Galileo's "Confession"

On 15 January 1633, Galileo wrote to his friend Ella Diodati setting out his views on why the Bible should not be treated as literally true. At this time he was in deep trouble over his claims that the earth moved and was facing a trial which took place a few months later. We give a translation:


When I ask: whose work is the Sun, the Moon, the Earth, the Stars, their motions and dispositions, I shall probably be told that they are God's work. When I continue to ask whose work is Holy Scripture, I shall certainly be told that it is the work of the Holy Ghost, i.e., God's work also. If now I ask if the Holy Ghost uses words which are manifest contradictions of the truth so as to satisfy the understanding of the - generally uneducated - masses, I am convinced that I shall be told, with many citations from all the sanctified writers, that this is indeed the custom of Holy Scripture, containing as it does hundreds of passages that taken literally would be nothing but heresy and blasphemy, for in them God appears as a Being full of hatred, guilt and forgetfulness. If now I ask whether God, so as to be understood by the masses, had ever altered His works, or else if Nature, unchangeable and inaccessible as it is to human desires, has always retained the same kinds of motion, forms and divisions of the Universe, I am certain to be told that the Moon has always been round, even though it was long considered to be flat. To condense all this into one phrase: Nobody will maintain that Nature has ever changed in order to make its works palatable to men. If this be the case, then I ask why it is that, in order to arrive at an understanding of the different parts of the world, we must begin with the investigation of the Words of God, rather than of His Works. Is then the Work less venerable than the Word? If someone had held it to be heresy to say that the Earth moves, and if later verification and experiments were to show us that it does indeed do so, what difficulties would the church not encounter! If, on the contrary, whenever the works and the Word cannot be made to agree, we consider Holy Scripture as secondary, no harm will befall it, for it has often been modified to suit the masses and has frequently attributed false qualities to God. Therefore I must ask why it is that we insist that whenever it speaks of the Sun or of the Earth, Holy Scripture be considered as quite infallible?

On 22 June 1633 Galileo, having been found guilty at his trial, was forced to make a 'confession' to the Cardinals of the Holy Office of the Church. He read from the text of which a translation is given below:


I, Galileo Galilei, son of the late Vincenzio Galilei of Florence, aged seventy years, being brought personally to judgment, and kneeling before you, Most Eminent and Most Reverend Lords Cardinals, General Inquisitors of the Universal Christian Commonwealth against heretical depravity, having before my eyes the Holy Gospels which I touch with my own hands, swear that I have always believed, and, with the help of God, will in future believe, every article which the Holy Catholic and Apostolic Church of Rome holds, teaches, and preaches. But because I have been enjoined, by this Holy Office, altogether to abandon the false opinion which maintains that the Sun is the centre and immovable, and forbidden to hold, defend, or teach, the said false doctrine in any manner ... I am willing to remove from the minds of your Eminences, and of every Catholic Christian, this vehement suspicion rightly entertained towards me, therefore, with a sincere heart and unfeigned faith, I abjure, curse, and detest the said errors and heresies, and generally every other error and sect contrary to the said Holy Church; and I swear that I will never more in future say, or assert anything, verbally or in writing, which may give rise to a similar suspicion of me; but that if I shall know any heretic, or any one suspected of heresy, I will denounce him to this Holy Office, or to the Inquisitor and Ordinary of the place in which I may be. I swear, moreover, and promise that I will fulfil and observe fully all the penances which have been or shall be laid on me by this Holy Office. But if it shall happen that I violate any of my said promises, oaths, and protestations (which God avert!), I subject myself to all the pains and punishments which have been decreed and promulgated by the sacred canons and other general and particular constitutions against delinquents of this description. So, may God help me, and His Holy Gospels, which I touch with my own hands, I, the above named Galileo Galilei, have abjured, sworn, promised, and bound myself as above; and, in witness thereof, with my own hand have subscribed this present writing of my abjuration, which I have recited word for word.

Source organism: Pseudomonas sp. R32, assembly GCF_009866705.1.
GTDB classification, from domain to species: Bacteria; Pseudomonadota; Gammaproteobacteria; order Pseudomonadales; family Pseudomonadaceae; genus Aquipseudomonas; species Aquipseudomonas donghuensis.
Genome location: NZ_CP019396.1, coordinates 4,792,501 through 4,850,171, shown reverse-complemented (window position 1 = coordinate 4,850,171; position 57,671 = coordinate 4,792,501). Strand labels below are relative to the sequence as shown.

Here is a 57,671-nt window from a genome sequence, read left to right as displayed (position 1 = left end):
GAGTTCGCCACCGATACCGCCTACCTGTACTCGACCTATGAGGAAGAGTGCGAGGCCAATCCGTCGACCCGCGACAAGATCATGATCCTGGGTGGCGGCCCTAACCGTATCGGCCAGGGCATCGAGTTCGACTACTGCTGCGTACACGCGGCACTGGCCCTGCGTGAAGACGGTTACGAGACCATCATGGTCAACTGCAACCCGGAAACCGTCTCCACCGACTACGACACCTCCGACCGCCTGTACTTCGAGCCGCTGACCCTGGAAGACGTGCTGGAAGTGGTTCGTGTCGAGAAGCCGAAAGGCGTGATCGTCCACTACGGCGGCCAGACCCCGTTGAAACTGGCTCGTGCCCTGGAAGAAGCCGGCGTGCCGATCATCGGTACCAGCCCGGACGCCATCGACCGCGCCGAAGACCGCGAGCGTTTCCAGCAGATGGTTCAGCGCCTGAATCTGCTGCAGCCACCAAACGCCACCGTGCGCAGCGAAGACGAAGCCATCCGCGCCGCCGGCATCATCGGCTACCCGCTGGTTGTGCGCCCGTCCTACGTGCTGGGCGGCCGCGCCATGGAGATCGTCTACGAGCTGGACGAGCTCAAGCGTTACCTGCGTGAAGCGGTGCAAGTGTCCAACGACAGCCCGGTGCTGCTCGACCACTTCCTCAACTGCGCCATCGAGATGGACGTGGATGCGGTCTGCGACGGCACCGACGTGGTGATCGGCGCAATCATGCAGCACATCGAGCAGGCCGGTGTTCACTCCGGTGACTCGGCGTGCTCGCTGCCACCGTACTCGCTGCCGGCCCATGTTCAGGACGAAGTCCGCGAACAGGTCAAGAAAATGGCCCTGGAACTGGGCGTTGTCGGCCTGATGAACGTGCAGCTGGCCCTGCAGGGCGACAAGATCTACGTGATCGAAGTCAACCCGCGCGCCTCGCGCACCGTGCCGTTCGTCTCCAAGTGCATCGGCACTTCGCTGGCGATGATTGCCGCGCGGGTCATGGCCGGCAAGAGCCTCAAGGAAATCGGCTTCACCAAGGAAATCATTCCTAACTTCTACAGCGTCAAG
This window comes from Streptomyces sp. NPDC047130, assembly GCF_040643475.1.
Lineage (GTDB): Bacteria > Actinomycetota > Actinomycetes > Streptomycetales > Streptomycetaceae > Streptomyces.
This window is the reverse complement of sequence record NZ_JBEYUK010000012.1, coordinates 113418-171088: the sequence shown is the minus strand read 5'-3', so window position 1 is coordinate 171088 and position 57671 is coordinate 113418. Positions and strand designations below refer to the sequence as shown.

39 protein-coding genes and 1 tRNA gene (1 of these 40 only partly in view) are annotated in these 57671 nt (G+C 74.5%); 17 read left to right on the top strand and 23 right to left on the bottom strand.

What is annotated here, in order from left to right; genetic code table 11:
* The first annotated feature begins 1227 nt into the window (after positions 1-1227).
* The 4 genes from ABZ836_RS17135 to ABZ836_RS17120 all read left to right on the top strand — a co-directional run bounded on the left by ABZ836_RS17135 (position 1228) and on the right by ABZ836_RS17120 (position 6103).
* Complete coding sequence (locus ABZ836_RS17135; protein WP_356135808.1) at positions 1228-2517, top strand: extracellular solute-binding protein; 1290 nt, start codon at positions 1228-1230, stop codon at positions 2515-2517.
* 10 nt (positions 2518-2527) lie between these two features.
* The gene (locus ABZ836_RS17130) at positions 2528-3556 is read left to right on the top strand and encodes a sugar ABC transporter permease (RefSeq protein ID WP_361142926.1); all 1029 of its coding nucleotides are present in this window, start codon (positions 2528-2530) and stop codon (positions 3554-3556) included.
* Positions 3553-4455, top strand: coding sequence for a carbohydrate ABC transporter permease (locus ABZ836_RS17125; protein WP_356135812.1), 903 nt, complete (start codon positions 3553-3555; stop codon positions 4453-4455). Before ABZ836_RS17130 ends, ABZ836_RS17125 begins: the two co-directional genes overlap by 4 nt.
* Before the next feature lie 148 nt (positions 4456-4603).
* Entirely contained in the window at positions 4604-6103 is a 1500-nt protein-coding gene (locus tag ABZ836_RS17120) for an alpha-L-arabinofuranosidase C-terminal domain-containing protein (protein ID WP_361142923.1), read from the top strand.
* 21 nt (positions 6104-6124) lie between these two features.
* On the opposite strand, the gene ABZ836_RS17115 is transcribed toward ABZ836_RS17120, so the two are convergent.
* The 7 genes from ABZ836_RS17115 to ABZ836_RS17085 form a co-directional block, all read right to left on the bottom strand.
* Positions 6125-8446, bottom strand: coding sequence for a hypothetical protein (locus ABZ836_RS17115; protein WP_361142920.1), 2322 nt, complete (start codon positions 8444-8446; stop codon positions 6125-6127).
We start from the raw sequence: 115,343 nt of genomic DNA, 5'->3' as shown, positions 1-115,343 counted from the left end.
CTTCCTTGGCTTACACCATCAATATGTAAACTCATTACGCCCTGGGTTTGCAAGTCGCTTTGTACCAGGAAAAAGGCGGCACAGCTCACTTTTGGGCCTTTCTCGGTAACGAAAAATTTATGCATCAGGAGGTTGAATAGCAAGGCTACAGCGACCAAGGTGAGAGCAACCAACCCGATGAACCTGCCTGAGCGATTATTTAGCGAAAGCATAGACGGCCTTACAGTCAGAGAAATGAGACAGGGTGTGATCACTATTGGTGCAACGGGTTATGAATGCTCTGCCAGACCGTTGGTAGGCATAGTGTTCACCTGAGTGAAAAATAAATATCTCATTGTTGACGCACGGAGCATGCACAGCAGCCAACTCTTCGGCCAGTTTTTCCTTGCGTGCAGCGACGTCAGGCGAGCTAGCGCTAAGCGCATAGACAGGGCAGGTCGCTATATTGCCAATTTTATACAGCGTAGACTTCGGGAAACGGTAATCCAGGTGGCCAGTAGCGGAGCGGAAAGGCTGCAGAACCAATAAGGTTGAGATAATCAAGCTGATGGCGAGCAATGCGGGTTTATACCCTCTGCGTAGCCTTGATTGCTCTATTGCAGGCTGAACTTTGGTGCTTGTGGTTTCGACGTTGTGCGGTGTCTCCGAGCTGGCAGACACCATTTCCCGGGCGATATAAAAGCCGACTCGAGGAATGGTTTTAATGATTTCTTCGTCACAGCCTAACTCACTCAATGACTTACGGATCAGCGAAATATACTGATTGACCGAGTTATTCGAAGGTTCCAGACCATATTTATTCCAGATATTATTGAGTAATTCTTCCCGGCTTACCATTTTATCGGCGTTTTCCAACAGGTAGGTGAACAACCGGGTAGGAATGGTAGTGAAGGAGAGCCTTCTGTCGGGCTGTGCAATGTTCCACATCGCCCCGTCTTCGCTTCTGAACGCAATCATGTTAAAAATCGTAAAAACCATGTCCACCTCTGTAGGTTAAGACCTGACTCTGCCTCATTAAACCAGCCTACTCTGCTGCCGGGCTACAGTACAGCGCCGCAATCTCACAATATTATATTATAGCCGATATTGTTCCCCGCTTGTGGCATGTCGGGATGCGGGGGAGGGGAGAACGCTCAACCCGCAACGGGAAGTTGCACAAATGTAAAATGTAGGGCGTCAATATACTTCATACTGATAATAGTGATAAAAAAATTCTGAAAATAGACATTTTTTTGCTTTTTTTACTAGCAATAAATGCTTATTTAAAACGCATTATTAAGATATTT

Note: Rather strangely, the very first sentence contains a factual error since in fact Galileo was aged sixty-nine years at the time. He was, of course, in his seventieth year and this may indeed be the meaning. Another possibility is that he deliberately introduced a factual error feeling that would invalidate the 'confession'.


JOC/EFR December 2008

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